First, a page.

Graduate Thesis Or Dissertation

Sea urchin-kelp forest communities in marine reserves and areas of exploitation : community interactions, populations, and metapopulation analyses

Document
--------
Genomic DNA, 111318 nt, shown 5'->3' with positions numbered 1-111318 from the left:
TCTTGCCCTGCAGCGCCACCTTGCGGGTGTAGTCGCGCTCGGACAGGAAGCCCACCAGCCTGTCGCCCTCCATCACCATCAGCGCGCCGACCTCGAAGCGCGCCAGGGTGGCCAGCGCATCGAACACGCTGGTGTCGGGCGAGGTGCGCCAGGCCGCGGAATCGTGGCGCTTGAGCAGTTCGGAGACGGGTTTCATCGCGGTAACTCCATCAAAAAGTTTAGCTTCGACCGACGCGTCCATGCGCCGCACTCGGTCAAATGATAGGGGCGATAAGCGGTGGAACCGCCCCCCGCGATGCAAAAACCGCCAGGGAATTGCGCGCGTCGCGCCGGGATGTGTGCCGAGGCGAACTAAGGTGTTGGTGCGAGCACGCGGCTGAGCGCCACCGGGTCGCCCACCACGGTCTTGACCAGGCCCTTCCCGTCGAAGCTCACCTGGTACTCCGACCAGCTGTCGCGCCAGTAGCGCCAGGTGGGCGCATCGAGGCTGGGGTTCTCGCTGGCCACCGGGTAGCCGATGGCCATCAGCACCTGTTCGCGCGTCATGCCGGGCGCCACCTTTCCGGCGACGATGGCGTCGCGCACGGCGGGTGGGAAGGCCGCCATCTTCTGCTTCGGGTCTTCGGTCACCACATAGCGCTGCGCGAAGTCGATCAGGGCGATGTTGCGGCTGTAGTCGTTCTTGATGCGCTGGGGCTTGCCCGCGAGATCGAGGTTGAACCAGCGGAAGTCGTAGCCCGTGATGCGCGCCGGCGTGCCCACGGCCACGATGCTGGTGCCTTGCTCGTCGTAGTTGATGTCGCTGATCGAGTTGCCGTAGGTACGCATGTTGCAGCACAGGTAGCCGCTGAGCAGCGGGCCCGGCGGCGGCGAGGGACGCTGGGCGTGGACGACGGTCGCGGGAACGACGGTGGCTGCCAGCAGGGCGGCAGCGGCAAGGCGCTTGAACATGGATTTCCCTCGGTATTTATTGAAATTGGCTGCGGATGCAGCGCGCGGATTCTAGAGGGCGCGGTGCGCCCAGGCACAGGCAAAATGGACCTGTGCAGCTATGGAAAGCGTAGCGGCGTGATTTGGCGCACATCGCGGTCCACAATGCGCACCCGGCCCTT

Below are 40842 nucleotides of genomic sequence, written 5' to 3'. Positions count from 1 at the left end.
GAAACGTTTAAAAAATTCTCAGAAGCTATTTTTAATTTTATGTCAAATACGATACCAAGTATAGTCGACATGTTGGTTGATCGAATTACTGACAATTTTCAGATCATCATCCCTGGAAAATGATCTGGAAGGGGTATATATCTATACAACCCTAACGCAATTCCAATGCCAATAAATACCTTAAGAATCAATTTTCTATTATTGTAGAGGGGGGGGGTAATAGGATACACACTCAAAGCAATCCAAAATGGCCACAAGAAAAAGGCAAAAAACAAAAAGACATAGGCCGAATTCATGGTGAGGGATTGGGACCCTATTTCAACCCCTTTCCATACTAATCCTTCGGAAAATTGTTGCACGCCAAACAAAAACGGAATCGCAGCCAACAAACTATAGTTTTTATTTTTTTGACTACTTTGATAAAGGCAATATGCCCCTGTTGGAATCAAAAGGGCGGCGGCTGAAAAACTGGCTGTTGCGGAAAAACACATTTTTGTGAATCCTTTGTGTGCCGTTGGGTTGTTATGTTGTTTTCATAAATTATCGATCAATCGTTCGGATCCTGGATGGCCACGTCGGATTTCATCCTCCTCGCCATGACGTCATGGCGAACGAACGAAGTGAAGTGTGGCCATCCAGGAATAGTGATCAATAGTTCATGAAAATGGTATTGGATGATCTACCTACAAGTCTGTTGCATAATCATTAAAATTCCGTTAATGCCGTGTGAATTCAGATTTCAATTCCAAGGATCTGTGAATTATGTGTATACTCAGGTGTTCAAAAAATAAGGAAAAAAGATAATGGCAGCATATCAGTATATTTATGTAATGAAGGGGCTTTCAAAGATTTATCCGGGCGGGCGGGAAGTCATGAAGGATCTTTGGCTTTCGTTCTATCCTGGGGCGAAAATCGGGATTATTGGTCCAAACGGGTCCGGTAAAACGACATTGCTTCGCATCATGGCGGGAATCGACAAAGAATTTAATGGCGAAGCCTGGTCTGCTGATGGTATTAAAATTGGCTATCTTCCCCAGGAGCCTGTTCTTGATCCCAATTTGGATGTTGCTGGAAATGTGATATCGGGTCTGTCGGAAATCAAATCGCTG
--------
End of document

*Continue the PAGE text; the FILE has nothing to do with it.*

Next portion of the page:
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  • Marine ecosystems can be exposed to natural and anthropogenic disturbances that can lead to ecological failures. Marine reserves have been lately suggested to protect marine populations and communities that have been affected by habitat destruction and harvest. This research evaluates the potential role of two marine reserves established in Oregon in 1967 (Whale Cove) and 1993 (Gregory Point). The red sea urchin (Strongylocentrotus franciscanus) was selected as indicator of population recovery since it is the only species that is commercially harvested. Changes in density, biomass, average size, size structure, growth and mortality rates were evaluated through time to assess population recovery. These parameters were also compared between reserves and adjacent exploited areas to evaluate the effect of exploitation. Results from Whale Cove (old reserve) indicate that the population in this area is fully recovered. On the contrary, the population in Gregory Point (new reserve) showed signs of recovery after six years of being protected. The importance of red urchins as source populations to provide larvae to adjacent areas was explored by the analysis of drifter's trajectories. Both reserves might be connected in a network where larvae produced in Whale Cove will provide recruits to Gregory Point and adjacent exploited areas, as well as populations in northern California. Gregory Point releases larvae that become recruits for Whale Cove only when spawning takes place in winter, otherwise larvae travel to central California. No clear trends were found in growth and mortality rates between reserves and non-reserves; differences were more related with food availability, competitors, and age specific mortality. We applied qualitative simulations to characterize and differentiate the community network inside reserves and exploited areas. Results suggest that communities from a particular site can be represented by a set of alternative models with consistent species interactions. Differences in predator-prey interactions as well as non-predatory relationships (interference competition, mutualism, amensalism) were found among sites. Each set of models represents a hypothesis of community organization that agreed with natural history information. Alternative models suggest that kelp forest communities are dynamic and can shift from one network configuration to another providing a buffer against a variable environment.
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